Dow futures rise more than 100 points as traders wait for key inflation data [CNBC]
Last week, all three major U.S. indexes finished the five-day trading period more than 5 percent down each, with the Dow delivering its worst performance since January 2016. And concerns are expected to linger ahead of important data due Wednesday.
The government's Consumer Price Index (CPI) data are scheduled to be released at 8:30 a.m. ET, and investors will be awaiting the release to see what this means for markets and the economy going forward. Consequently, markets in Asia were on edge Wednesday, as investors grew wary of the report, which could either ease or aggravate worries over rates.
Uber's fourth-quarter loss narrows to $1.1 billion: source [Reuters]
The ride-hailing company’s quarterly revenue rose 11.8 percent to $2.2 billion from its previous quarter, the source said.
Uber has gone on to raise more than $14 billion in new funding and last month closed a deal with SoftBank Group Corp in which the Japanese conglomerate, along with other investors, took about a 17.5 percent stake in the company.
Silicon Valley-based Uber’s quarterly gross bookings rose 14 percent to $11.1 billion from the third quarter, the person said.
New Hedge-Fund Tax Dodge Triggers Wild Rush Back Into Delaware [Bloomberg]
Since late 2017, hedge fund managers have created numerous shell companies in the First State, corporate America’s favorite tax jurisdiction. These limited liability companies share a common goal: dodging new tax rules for carried-interest profits through a bit of deft legal paperwork.
Big names appear to be embracing the maneuver, which requires setting up LLCs for managers entitled to share carried-interest payouts. Four LLCs have been created under the name of Elliott Management Corp., the hedge-fund giant run by Paul Singer. More than 70 have been established under the names of executives at Starwood Capital Group Management, the private-equity shop headed by Barry Sternlicht.
Chipotle Takes a Page, and a C.E.O., From Taco Bell [NYT]
Brian Niccol, the chief executive of Taco Bell, will replace Chipotle’s founder, Steve Ells, as chief executive on March 5, Chipotle said on Tuesday. Mr. Niccol is tasked with replicating his success transforming Taco Bell from a fast food afterthought to a social media-savvy company with sleek new stores and the hugely popular Doritos Locos Tacos.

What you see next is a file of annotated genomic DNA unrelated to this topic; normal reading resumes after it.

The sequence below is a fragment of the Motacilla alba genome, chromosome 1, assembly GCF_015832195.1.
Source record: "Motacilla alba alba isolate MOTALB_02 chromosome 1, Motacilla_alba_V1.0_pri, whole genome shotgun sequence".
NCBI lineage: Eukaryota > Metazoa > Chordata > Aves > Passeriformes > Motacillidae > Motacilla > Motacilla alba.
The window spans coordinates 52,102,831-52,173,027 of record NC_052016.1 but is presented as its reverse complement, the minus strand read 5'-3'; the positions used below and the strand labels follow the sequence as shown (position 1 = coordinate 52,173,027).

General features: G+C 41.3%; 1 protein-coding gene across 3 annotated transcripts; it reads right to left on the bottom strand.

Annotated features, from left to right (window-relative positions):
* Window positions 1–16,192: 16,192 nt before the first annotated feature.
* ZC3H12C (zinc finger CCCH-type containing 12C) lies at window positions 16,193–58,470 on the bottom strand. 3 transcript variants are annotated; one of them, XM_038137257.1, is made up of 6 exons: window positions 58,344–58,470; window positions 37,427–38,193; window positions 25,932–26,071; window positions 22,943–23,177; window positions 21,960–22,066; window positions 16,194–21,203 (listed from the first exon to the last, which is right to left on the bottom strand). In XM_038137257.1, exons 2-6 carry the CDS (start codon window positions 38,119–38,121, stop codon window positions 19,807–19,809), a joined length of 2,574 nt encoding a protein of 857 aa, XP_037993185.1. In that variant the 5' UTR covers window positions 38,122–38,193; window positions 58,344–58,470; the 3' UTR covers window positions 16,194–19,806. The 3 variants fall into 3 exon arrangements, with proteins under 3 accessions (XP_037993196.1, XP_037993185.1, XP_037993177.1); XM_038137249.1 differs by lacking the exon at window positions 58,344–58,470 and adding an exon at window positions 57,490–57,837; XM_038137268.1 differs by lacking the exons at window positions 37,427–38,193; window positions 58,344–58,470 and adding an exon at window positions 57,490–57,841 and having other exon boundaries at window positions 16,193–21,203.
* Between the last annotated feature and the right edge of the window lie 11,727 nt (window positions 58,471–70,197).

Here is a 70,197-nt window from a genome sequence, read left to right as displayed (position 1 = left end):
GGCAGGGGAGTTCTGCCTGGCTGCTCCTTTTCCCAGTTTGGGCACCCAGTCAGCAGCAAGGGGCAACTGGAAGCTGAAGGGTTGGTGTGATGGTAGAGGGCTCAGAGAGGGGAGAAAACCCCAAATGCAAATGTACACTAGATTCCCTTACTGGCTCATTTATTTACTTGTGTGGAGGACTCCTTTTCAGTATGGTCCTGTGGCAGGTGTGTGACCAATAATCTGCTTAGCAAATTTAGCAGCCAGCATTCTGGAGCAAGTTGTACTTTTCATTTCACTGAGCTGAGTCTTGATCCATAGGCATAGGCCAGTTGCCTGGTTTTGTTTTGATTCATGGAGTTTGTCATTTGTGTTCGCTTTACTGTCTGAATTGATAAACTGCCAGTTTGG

“His expertise in digital technologies, restaurant operations and branding make him a perfect fit for Chipotle as we seek to enhance our customer experience, drive sales growth and make our brand more relevant,” Mr. Ells said in a statement.
Insider trading has been rife on Wall Street, academics conclude [The Economist]
Insider trading prosecutions have netted plenty of small fry. But many grumble that the big fish swim off unharmed. That nagging fear has some new academic backing, from three studies. One argues that well-connected insiders profited even from the financial crisis.* The others go further still, suggesting the entire share-trading system is rigged.**
What is known about insider trading tends to come from prosecutions. But these require fortuitous tip-offs and extensive, expensive investigations, involving the examination of complex evidence from phone calls, e-mails or informants wired with recorders. The resulting haze of numbers may befuddle a jury unless they are leavened with a few spicy details—exotic code words, say, or (even better) suitcases filled with cash.
Bitcoin Sees Bull Reversal Ahead of Chinese New Year [Coindesk]
Bitcoin looks set to test the $10,000 mark soon, as per technical analysis, although some investors fear the Lunar New Year may play spoilsport.
Ahead of New Year holidays (starting Feb. 15), Chinese and South Koreans often exchange bitcoin for fiat currencies (to fund increased spending), and bitcoin (BTC) tends to drop in the run-up to the event.
Boosting such fears this year is bitcoin's (BTC) recent inability to move above $9,000 in a convincing manner. Since Feb. 10, the cryptocurrency has been restricted to a narrow range of $8,000 to $9,000, shows CoinDesk's Bitcoin Price Index (BPI).
'Time-traveller from 2030' PASSES lie detector test over whether his future predictions are true [Mirror]
A man who claims he is from the year 2030 - and has revealed a number of predictions for the future - has undergone a lie detector test and 'PASSED'.
The self-declared 'time-traveller' - who goes by the name of "Noah" - claims he has risked his life to tell those living in the present what the future has in store and insists he has to remain anonymous.
Among his bold claims are that Donald Trump will be re-elected in 2020, Artificial Intelligence will gain momentum and Google-glasses style machines will take over.
Noah previously told Paranormal Elite he has anorexia and depression and is actually 50-years-old, but took an age rejuvenating drug to turn him into a 25-year-old.